Days with poor air quality may be hurting more than merely your asthmatic nieces and your uncles and aunts with emphysema and your descendants. Now its even hurting your Wall Street stock traders, by affecting their ability to deal with risks.
Two highly respected Israeli scholars, Haifa University Finance Professor Joseph Yagil and Netanya Academic College Finance Professor Tamir Levy are the authors of a new study, noted by Miller-McCune, that found a link between the posted Air Quality Index in New York and Wall Street stock returns.
Basing their investigation on conclusions from a previous study finding that air pollution can trigger depression, anxiety and anger, the two posited that emotional factors like this “may lead to a collective change in the level of risk aversion, resulting in lower stock returns.”
They studied daily stock returns covering ten years from 1997 to 2007 and compared the figures to the Air Quality Index reports for each day, and found that on days that air quality was bad, the stocks were down.
“These findings lend support to the relationship between air pollution and mood established by psychologists, and the relationship between mood and economic consequences established by economists,” they note. “Mood has an impact on decision-making, one type of which is an investment in stocks.”
The stock markets tallied were five leading indices, based on Wall Street in New York City: The S&P 500, the Dow Jones Industrial Average, the NASDAQ Composite Index, the AMEX Composite Index and the Philadelphia Stock Exchange Utility Sector Index.
They used the Air Quality Index for the measurement nearest to Wall Street in New York City; Kings County, Brooklyn.
For Philadelphia air quality, they measured local Philadelphia air quality, but they needn’t have bothered, because they found that on each of New York’s bad air days, depressing Wall Street stock returns, there were negative stock returns in Philadelphia markets as well, so New York air quality ended up having a wider reach. They surmise that this was “probably due to the trading on that exchange conducted by New York traders.”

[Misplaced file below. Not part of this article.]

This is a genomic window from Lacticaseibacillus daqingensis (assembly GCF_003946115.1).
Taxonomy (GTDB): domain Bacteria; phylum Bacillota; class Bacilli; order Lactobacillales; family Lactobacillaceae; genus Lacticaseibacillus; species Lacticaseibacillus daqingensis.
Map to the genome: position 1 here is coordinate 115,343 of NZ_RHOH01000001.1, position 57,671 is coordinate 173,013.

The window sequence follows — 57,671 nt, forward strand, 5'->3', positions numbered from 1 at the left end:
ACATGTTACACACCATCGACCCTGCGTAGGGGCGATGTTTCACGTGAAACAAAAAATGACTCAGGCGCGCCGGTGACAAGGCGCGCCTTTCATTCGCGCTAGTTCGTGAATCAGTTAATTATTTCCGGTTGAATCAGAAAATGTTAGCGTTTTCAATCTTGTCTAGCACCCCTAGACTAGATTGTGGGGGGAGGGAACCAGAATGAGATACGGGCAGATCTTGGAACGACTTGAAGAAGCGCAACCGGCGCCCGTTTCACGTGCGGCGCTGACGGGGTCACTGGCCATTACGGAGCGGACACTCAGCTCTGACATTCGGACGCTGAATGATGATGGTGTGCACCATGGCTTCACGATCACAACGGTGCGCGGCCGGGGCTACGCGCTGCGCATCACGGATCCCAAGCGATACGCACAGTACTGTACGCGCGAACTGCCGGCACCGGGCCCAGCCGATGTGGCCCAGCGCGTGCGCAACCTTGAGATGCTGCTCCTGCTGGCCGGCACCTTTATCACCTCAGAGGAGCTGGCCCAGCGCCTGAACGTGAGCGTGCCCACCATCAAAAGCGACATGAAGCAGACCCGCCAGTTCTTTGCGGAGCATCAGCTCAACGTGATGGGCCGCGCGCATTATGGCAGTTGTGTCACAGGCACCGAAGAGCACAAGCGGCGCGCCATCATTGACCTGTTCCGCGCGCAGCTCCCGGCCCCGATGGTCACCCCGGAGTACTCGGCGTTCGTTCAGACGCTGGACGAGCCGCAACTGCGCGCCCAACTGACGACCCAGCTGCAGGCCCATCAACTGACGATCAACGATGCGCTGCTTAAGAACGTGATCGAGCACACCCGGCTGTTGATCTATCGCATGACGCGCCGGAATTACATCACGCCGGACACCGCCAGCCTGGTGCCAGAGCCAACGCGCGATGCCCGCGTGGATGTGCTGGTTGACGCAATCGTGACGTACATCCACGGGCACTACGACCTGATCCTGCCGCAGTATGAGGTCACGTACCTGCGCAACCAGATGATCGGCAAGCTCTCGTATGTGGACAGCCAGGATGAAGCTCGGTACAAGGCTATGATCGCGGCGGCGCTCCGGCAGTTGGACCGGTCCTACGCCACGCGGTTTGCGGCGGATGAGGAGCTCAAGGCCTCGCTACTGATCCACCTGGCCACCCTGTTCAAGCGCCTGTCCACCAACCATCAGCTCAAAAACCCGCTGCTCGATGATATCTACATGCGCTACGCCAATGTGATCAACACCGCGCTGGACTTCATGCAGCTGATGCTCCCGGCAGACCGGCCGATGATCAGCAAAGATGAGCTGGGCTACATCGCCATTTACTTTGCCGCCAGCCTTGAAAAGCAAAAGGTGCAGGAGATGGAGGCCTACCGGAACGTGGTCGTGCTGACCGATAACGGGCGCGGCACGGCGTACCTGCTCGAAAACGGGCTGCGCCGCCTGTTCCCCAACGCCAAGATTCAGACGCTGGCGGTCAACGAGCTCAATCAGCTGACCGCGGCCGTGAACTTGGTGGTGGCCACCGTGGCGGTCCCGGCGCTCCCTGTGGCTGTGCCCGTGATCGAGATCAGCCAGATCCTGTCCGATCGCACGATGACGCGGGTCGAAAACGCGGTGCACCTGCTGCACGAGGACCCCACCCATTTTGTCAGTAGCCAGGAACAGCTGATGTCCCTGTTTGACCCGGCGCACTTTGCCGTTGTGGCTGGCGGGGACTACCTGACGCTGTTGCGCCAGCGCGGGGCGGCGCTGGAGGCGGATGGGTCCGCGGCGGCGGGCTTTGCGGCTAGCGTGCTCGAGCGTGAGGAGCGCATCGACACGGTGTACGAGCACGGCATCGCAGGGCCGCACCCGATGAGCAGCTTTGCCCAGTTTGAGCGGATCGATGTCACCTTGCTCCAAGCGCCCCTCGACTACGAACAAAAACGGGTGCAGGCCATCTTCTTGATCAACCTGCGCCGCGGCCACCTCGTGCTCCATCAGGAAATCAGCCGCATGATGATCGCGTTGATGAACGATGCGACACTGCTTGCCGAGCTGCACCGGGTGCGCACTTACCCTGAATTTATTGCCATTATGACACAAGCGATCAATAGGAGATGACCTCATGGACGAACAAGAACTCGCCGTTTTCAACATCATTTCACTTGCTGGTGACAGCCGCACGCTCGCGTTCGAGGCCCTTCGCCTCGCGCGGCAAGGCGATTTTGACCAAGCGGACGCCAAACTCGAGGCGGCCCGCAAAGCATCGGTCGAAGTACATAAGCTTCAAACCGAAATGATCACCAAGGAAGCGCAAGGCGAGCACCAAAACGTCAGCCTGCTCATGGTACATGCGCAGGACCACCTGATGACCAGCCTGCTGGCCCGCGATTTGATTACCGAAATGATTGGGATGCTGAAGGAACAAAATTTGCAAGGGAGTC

You might think that this would be something that you could make a killing off, because poor air quality will likely increase now in America, the opposite of the direction the rest of the world is taking.
Following last year’s bought and paid for Supreme Court “ruling” legalizing corporate bribery, polluters now run America and are reversing decades of progress on air pollution. With funding from oil billionaires, neighboring New Hampshire just walked out of the Regional Greenhouse Gas Initiative. In order to cut pollution, it had participated in this cap and trade market with ten Northeast states, including New York.
A new billionaire-funded GOP at the US federal level is also bent on de-funding environmental protections; eliminating 30% of the budget for the EPA, so that polluters may once again run free. Many coal plants are concentrated in the Northeast and gas fracking is now a serious pollution issue in New York.
So, you’d think that you could bet on this plutocracy rolling us back to the lax standards of developing nations, that there will be more days that you could take advantage of the resulting misery, anger, anxiety and depression of stock market traders.
But there’s a catch. Computers increasingly control trading.They are unaffected by local air quality. At least until it gets really, really bad.